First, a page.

Dr Maeve Heaney to present at this year’s St Thomas More Parish and Forum Dinner
This year’s St Thomas More Parish and Forum Dinner could hardly be more timely.
The presentation, by Dr Sr. Maeve Louise Heaney VDMF, is entitled “Women’s Leadership in the Future of the Church: Naming the Nameless” and will traverse some of the discussion points and recommendations that have arisen from the Royal Commission and the Plenary Council process regarding the role of women in the Church.
Dr Heaney, a consecrated member of the Verbum Dei Community and Director of the Xavier Centre for Theological Formation at Australian Catholic University, theologises through words and music and will be bringing this expertise into the evening’s forum, along with her personal experience and theological training.
“Music and theology is my specific area of research, rather than leadership or what might be called feminist theology,” she explained. “But I’ve been asked to speak about this theme as a woman who serves in areas of leadership. I direct a Centre for theological formation, a field which is often led more by men than women, and I have often been asked to talk about what this means, what it feels like.
“I think the Church needs to reflect more deeply on our ecclesiology and what our communities look like and could look like. The Pope asked for reflection in Evangelii Gaudium on how women could be more involved in decision making in church structures… the royal commission also asked for lay people to be involved in that process.
“The Australian Bishops since the year 2000 have been committed to reflecting upon and trying to open spaces for there to be more balance in the presence of men and women around areas of ecclesial work in the world. So I think, at present, there are many women doing many wonderful things but I also think we need to think about it more and address it more for the future generations.
Changing shape of people’s involvement
Dr Heaney explained that these are not radical thoughts or considerations and that, while the essentials should and will remain unchanged, that there is still a discussion to be had about the changing shape of people’s involvement in the church.
“I know a lot of young women that look at the church and don’t feel that there’s enough space for them,” she said.
“I think the Church is shifting and changing. I love my Church and I think we have a history, a heritage and traditions to hold on to, and yet we need to mediate into the future what we are called to be. I’m not saying the essentials are changing … they can’t … but what it looks like in the future might, and perhaps none of us know really how, and therefore how we can build it together needs thought.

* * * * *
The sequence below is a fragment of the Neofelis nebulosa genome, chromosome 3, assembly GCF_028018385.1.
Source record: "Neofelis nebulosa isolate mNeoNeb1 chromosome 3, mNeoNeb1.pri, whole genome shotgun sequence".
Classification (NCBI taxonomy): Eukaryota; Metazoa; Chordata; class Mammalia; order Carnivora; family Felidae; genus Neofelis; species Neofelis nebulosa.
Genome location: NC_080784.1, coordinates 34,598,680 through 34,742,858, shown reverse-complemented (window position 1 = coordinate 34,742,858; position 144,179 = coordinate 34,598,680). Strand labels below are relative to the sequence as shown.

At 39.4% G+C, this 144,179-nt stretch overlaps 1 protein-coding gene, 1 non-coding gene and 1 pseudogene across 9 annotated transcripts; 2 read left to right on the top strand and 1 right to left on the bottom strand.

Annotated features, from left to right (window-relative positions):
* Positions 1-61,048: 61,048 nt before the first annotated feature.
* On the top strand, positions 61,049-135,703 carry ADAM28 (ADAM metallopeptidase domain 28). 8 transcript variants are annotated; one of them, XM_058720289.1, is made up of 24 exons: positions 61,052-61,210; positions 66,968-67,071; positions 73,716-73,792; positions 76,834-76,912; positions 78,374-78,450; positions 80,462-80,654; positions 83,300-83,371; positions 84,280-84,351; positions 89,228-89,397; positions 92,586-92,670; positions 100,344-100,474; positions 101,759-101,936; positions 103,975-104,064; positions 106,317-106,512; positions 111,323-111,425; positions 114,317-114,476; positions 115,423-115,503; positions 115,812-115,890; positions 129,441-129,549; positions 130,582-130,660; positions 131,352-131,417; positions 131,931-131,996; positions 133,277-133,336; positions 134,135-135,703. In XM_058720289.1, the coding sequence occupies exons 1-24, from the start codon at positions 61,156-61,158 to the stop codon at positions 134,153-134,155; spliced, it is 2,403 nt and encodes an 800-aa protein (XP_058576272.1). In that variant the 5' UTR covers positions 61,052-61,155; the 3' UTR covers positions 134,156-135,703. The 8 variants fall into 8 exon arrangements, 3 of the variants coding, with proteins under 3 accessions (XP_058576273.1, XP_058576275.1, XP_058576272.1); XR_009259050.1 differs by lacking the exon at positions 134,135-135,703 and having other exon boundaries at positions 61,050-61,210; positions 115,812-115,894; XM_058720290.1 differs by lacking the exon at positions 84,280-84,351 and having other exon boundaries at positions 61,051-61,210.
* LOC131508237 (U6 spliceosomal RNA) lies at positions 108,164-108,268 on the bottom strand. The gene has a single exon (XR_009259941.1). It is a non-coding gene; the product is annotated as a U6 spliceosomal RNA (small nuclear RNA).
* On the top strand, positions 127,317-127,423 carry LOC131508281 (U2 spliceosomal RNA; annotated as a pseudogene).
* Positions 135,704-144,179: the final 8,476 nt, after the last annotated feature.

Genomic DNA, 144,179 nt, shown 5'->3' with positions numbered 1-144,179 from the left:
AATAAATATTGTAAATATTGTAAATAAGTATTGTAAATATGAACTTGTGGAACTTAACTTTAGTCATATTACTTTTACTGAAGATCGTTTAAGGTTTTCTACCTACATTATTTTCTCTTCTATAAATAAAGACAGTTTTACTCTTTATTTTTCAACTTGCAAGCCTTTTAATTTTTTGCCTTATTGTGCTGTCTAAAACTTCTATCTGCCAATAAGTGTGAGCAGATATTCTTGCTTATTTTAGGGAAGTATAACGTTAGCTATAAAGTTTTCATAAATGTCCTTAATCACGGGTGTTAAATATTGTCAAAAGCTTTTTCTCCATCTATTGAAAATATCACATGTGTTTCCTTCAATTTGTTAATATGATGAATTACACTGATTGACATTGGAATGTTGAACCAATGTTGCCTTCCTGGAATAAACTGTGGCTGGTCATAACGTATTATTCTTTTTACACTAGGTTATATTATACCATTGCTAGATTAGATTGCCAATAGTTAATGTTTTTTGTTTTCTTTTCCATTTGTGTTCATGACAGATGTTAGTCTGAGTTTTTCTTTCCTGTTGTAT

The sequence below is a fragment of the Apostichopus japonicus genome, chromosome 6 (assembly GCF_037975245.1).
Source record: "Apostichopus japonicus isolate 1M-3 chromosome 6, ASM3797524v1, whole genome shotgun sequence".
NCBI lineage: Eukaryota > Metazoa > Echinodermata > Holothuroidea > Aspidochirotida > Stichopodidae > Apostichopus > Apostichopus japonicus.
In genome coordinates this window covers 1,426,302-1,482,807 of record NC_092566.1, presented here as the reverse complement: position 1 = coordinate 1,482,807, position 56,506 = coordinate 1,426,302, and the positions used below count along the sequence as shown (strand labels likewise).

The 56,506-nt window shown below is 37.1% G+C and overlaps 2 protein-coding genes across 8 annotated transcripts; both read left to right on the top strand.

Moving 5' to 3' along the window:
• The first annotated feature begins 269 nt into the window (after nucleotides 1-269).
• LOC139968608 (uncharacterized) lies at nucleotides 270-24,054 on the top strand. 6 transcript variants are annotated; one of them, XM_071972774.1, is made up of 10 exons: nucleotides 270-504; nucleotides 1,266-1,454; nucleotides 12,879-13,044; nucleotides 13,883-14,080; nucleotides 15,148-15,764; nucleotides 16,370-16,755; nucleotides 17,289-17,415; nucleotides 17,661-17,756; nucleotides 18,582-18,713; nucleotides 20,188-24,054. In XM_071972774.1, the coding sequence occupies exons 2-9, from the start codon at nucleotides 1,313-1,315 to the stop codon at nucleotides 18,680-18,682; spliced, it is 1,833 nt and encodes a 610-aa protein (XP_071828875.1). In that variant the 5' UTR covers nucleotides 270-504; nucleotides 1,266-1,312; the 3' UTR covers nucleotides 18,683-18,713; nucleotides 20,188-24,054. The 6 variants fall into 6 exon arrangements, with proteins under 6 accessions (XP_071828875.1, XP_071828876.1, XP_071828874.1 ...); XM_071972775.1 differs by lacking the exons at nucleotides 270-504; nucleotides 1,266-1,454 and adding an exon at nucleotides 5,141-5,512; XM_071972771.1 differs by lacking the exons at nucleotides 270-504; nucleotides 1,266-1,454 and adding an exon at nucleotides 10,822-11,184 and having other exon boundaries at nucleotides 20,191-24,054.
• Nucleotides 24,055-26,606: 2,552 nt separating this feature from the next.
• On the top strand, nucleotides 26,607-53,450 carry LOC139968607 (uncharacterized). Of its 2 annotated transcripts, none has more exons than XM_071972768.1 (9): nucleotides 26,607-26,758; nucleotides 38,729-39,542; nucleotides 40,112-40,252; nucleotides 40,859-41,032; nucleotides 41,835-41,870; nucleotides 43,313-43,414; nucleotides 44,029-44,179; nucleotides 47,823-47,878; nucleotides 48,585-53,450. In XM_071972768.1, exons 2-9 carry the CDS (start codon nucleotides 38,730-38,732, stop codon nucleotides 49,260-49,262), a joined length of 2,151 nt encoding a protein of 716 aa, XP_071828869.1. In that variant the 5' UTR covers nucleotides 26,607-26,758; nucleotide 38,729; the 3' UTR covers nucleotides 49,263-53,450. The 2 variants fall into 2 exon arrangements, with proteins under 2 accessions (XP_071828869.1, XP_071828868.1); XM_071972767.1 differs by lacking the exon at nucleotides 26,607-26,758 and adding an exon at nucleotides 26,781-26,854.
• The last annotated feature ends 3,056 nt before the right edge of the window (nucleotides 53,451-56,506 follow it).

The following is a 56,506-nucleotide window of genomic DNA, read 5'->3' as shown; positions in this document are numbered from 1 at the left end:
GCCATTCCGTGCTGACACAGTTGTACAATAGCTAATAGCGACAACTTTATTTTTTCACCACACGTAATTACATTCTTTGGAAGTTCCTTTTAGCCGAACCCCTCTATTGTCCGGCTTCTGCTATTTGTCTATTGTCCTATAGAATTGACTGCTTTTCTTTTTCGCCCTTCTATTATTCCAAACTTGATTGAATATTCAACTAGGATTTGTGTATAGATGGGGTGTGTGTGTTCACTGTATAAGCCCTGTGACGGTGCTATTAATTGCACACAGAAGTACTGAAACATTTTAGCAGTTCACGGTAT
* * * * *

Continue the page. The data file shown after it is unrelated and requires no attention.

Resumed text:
“I think the role of women and how baptised people interact with priests… how they can support them, and our bishops more, and what roles can be given to women to make that task more collaborative.
“I’m not trailblazing something that people don’t know, I’m giving expression to things that are currently happening. And I think we need to imagine things differently. There are many Scripture passages that would help us, but we need more knowledge of scripture.
“We should also look at the history of the church, as there have been women involved in many ways that we often forget or lose sight of. So I think we need to reflect upon it more and collaborate more.”
Incorporation of music and song
Dr Heaney’s presentation will also showcase something new for the forum. She will draw not only upon her experiences as a woman, a leader in the Church, and her theological training, but also her skills and passion for music and performance which she believes are complementary.
“There are theological reasons as well as musical reasons for combining the two elements,” she explained.
“My PhD and my training is theological, but my area of research was interdisciplinary because there’s a whole thread of theology that emerged in the twentieth century that invited us to think about theology more broadly and to integrate the notion of beauty, of the arts, the fact that we don’t only communicate with words… and that THE WORD that we believe in is bigger than words.
“God communicates with us in a variety of ways and limiting ourselves to just words can sometimes limit our capacity of understanding things. At the end of the day writing novels, storytelling, music, poetry are also ways in which we make sense of things, so why shouldn’t theology use some of those tools in order to help us broaden and grasp in greater depth what our faith has to say… which at the end of the day can’t fit into words… I mean we can’t even really name God.”